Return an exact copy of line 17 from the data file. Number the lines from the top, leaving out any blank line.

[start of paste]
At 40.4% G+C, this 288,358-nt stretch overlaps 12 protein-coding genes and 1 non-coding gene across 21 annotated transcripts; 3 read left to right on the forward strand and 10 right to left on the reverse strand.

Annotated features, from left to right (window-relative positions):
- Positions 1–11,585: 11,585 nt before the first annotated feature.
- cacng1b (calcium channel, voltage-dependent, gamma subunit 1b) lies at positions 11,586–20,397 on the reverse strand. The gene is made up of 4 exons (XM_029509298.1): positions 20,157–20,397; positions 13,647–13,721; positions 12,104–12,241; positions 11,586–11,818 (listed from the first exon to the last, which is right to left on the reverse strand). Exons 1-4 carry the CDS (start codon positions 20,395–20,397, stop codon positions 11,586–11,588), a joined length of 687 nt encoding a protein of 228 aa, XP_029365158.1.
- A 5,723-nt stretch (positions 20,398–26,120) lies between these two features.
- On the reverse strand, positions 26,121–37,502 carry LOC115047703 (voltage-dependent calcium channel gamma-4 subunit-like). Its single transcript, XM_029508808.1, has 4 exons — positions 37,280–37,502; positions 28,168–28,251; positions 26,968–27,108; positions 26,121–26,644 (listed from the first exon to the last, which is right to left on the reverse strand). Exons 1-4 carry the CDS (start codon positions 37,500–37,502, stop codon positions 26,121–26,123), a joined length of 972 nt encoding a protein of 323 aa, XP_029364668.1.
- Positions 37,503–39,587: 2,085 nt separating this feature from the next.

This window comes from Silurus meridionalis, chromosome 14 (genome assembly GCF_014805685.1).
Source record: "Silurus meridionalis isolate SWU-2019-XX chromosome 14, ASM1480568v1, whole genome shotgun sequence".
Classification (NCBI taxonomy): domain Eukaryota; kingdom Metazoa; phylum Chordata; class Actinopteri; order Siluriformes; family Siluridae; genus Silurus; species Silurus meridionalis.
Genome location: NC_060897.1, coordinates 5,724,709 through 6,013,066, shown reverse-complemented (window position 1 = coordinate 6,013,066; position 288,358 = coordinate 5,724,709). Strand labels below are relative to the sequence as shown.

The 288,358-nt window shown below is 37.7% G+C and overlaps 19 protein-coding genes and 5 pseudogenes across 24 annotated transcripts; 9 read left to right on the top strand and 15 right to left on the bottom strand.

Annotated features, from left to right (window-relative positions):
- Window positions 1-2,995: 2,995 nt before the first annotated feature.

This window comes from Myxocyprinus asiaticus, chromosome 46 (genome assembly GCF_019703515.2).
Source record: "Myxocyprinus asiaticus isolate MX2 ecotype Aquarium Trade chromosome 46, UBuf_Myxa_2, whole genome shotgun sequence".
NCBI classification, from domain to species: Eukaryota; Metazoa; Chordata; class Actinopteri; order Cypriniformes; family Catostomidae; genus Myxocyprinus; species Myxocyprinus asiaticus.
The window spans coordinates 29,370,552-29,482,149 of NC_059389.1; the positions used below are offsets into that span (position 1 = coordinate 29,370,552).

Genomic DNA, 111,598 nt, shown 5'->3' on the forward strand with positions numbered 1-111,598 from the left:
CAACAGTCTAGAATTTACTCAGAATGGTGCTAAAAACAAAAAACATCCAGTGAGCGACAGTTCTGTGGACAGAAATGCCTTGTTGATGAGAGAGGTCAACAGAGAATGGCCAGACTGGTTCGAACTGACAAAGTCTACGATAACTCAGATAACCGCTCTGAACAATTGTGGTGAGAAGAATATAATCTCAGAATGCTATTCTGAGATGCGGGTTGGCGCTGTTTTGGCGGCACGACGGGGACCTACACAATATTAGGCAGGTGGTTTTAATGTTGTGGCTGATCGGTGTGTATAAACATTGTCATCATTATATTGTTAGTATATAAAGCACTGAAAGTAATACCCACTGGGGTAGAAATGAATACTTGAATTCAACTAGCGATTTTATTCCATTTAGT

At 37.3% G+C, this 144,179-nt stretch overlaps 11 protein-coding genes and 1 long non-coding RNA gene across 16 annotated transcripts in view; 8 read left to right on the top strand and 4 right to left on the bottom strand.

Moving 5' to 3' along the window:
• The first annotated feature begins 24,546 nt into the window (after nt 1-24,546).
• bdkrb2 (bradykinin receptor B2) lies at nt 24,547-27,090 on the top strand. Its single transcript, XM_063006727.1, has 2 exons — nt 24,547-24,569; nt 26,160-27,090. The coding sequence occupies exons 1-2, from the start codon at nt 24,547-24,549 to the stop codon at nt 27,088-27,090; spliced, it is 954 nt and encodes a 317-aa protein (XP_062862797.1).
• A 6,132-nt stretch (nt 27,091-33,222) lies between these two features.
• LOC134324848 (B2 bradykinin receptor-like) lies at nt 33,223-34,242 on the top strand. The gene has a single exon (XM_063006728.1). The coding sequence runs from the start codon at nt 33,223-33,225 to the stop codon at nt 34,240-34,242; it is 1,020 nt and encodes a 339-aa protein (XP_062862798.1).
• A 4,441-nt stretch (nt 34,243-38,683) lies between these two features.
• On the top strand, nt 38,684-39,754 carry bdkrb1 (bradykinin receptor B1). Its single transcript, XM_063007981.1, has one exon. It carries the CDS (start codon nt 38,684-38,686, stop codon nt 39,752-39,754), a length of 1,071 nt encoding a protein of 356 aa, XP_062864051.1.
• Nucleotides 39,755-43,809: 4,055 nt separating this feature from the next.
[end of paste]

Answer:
NCBI classification, from domain to species: Eukaryota; Metazoa; Chordata; class Actinopteri; order Cypriniformes; family Catostomidae; genus Myxocyprinus; species Myxocyprinus asiaticus.